A Sudanese court has sentenced 29 intelligence officers to death by hanging for torturing and killing a teacher.
Ahmad al-Khair, 36, was arrested and kept in custody due to taking part in the protests against former president Omar al-Bashir in February this year. His family were told by security officials that Ahmed al-Khair died from food poisoning but a state investigation later revealed he had died due to injuries sustained through beating.
Judge al-Sadik al-Amin al-Fek ruled that Ahmad al-Khair was beaten and tortured to death by detention centre officers in the Eastern state of Kassala reported Japan Times.
“His death was an inevitable consequence of the beating and torture,” the judge said.
Hundreds of people rallied outside the court in Omdurman, where the verdict was delivered on Monday. Many demonstrators hoisted national flags, banners and photos of Ahmad al-Khair and erupted into elation to celebrate the ruling.
Ahmed al-Khair’s brother Saad told reporters “This day is a victory for justice, a victory for all Sudanese and a victory for the revolution,” according to Reuters.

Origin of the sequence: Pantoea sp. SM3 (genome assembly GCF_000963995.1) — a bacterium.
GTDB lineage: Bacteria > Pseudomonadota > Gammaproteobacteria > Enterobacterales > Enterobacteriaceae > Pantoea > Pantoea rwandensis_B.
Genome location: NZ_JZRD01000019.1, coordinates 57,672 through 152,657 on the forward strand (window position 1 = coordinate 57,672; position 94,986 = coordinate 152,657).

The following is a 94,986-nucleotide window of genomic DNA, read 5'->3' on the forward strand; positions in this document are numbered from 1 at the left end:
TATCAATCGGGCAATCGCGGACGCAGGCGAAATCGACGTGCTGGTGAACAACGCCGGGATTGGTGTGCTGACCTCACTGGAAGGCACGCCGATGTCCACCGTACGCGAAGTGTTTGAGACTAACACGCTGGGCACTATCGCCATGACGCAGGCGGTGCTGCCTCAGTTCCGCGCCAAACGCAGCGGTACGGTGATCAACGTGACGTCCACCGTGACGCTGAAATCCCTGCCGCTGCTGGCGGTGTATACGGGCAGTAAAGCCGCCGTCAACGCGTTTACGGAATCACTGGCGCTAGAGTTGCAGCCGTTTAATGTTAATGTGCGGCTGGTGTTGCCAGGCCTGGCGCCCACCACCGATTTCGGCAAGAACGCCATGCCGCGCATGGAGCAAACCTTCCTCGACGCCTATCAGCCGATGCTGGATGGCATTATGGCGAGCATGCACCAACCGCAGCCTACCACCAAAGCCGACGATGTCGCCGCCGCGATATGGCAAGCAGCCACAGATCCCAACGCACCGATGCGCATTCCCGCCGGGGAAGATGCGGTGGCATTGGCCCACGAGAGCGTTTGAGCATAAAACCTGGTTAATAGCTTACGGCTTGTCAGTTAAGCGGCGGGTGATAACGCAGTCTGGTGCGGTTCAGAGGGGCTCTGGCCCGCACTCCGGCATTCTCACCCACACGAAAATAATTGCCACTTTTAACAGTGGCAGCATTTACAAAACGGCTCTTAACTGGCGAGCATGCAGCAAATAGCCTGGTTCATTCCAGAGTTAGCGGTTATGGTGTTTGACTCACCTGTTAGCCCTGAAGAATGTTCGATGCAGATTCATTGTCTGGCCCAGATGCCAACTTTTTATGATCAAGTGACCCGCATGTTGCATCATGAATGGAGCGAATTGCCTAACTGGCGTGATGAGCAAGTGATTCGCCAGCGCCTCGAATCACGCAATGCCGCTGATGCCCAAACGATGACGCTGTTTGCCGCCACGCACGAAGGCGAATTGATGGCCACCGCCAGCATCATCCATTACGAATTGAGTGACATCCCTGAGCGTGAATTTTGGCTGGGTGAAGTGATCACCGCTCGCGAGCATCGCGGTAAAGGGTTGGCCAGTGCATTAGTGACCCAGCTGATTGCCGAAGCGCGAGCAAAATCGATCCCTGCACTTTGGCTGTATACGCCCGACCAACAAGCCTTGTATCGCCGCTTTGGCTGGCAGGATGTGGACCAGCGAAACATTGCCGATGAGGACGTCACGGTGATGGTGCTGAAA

The ruling is welcomed by many parties as Sudan remains under international and national pressure to adopt transitional justice measures. Sudanese Professionals Associations (SPA), who were known to lead the uprising protests and currently hold a favourable relationship with the military, were among the many to applaud the ruling and insisted that it restored faith in the judiciary.
“With this ruling, the revolution will have paid off its debt to the martyrs a first time, to be followed as many times as the number of martyrs,” it said.
Ahmad al-Khair’s case was recognised nationally in Sudan and his killing galvanised protests against Bashir’s rule, with it being a key point and symbol in the uprising that brought together the fragmented African nation. Bashir was finally defeated and overthrown by the military for his abuse of power, money laundering and corruption violations after 30 years of rule.
Bashir was sentenced to two years imprisonment but human rights groups such as Amnesty International have called for Bashir to face trial at the Hague for his charges of war crimes and genocide in the early 2000’s.